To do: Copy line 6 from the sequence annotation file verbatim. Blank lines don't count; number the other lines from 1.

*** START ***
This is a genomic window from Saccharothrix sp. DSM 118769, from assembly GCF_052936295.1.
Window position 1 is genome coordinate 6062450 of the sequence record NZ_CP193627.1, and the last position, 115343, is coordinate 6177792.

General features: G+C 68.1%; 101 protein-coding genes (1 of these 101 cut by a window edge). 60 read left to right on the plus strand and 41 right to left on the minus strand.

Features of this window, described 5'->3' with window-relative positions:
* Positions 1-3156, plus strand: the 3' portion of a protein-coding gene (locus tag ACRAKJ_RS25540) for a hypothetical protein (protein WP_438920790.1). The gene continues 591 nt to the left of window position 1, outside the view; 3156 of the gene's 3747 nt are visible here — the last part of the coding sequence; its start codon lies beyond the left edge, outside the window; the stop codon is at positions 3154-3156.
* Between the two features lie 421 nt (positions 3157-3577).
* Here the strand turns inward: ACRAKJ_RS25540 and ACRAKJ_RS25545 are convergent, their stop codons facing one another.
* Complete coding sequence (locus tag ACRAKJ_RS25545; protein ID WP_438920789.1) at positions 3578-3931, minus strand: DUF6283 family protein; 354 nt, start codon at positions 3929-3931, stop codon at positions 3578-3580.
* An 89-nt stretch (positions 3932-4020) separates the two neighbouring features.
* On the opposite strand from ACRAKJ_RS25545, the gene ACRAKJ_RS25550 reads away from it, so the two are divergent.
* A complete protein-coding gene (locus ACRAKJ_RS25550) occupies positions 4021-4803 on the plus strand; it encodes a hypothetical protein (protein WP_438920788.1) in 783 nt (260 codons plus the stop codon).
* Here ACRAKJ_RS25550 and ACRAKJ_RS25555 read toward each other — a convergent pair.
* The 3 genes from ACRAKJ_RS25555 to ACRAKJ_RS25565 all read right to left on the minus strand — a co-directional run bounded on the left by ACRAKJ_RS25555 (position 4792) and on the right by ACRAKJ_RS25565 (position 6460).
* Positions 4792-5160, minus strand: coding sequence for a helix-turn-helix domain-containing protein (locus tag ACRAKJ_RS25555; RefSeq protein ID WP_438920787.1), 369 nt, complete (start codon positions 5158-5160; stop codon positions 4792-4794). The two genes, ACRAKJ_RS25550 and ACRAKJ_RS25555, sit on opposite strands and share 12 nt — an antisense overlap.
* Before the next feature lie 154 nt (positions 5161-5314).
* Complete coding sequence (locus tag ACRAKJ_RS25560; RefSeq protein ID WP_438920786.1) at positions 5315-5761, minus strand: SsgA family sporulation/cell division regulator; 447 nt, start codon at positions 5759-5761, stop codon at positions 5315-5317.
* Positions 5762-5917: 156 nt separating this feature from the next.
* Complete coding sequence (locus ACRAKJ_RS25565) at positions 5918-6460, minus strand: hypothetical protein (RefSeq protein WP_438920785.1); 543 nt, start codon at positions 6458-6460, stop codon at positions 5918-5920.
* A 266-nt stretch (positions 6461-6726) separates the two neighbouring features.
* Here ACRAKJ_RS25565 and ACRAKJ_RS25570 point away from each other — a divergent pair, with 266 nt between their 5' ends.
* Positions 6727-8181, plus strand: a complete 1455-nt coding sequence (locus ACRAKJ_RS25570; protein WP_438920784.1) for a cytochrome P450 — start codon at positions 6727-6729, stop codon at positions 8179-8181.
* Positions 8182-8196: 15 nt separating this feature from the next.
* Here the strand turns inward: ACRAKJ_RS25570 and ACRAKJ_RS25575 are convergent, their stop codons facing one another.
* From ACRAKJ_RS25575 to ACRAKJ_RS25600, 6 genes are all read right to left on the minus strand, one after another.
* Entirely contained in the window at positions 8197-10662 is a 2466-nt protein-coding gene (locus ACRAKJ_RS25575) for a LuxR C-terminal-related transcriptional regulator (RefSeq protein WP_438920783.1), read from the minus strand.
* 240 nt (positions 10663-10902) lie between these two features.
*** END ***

* Between the two features lie 421 nt (positions 3157-3577).